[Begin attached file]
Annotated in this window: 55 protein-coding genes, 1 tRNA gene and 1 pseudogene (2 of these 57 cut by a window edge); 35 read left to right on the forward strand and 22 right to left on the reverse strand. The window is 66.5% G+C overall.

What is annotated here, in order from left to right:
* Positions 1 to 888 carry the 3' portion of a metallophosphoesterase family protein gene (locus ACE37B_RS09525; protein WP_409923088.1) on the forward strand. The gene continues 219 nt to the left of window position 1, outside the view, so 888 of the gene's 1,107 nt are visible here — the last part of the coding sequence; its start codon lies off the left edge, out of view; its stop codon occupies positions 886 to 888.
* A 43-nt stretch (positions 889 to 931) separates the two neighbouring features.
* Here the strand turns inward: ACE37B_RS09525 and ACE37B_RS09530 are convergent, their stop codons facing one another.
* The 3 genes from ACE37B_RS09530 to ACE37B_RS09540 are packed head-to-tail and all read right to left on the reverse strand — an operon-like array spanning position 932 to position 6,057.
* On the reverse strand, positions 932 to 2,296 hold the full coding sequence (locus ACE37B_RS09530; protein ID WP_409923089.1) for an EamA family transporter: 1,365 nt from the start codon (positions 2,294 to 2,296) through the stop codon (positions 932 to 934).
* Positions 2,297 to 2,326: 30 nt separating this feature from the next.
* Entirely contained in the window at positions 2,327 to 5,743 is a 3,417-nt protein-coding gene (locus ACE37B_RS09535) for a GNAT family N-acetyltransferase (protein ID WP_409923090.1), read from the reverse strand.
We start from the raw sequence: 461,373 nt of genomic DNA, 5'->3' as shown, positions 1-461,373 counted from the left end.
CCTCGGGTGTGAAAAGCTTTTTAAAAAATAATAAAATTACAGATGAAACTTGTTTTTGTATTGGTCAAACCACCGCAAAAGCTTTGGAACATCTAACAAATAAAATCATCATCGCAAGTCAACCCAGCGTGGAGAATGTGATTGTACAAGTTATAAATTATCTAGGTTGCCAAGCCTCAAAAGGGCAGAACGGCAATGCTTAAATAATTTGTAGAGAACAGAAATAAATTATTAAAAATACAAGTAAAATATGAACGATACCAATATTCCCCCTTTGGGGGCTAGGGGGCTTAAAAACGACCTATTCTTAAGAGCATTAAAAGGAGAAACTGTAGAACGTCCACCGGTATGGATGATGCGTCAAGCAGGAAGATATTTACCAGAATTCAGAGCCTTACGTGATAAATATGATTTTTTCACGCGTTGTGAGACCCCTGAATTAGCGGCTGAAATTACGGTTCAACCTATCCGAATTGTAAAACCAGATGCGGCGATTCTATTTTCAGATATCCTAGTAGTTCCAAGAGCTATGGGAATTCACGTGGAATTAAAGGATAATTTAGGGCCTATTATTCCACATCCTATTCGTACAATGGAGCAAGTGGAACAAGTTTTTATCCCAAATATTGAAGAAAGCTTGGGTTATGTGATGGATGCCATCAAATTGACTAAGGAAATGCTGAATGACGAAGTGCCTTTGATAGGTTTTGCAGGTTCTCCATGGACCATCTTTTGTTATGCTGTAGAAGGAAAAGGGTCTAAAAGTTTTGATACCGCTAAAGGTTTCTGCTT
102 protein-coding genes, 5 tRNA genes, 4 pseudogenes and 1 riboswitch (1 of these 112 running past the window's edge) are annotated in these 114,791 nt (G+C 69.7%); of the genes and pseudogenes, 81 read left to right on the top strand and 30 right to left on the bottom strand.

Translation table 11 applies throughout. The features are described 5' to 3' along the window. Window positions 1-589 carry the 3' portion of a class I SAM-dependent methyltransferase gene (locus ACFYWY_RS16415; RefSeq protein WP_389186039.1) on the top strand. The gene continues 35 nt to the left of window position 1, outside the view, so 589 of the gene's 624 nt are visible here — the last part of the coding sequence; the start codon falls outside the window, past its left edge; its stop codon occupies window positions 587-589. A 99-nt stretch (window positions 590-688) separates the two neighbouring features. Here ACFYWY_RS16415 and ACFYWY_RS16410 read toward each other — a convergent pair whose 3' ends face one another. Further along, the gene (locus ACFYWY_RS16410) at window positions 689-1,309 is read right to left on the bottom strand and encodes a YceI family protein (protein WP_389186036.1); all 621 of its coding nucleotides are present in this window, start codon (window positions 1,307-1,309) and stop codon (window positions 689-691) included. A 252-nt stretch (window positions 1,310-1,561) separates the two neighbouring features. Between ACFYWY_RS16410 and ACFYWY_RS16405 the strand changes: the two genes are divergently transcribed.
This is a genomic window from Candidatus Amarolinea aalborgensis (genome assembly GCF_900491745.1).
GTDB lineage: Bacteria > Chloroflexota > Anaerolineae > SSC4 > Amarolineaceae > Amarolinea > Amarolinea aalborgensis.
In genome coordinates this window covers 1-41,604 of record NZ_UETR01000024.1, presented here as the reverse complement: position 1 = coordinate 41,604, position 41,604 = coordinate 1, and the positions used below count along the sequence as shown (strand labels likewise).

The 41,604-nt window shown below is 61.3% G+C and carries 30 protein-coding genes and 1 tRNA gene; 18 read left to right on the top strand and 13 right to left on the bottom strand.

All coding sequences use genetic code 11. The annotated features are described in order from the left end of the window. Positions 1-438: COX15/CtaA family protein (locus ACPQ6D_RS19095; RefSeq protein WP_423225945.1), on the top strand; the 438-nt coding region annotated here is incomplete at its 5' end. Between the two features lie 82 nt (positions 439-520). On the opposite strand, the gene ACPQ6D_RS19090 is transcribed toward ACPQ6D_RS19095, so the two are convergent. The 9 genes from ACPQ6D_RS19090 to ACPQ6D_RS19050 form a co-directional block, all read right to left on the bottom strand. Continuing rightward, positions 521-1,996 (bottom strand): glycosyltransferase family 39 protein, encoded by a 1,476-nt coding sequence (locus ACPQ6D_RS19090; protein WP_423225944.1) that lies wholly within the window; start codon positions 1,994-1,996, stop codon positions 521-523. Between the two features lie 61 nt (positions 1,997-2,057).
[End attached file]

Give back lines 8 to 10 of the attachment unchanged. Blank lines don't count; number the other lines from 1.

* Positions 2,297 to 2,326: 30 nt separating this feature from the next.
* Entirely contained in the window at positions 2,327 to 5,743 is a 3,417-nt protein-coding gene (locus ACE37B_RS09535) for a GNAT family N-acetyltransferase (protein ID WP_409923090.1), read from the reverse strand.
We start from the raw sequence: 461,373 nt of genomic DNA, 5'->3' as shown, positions 1-461,373 counted from the left end.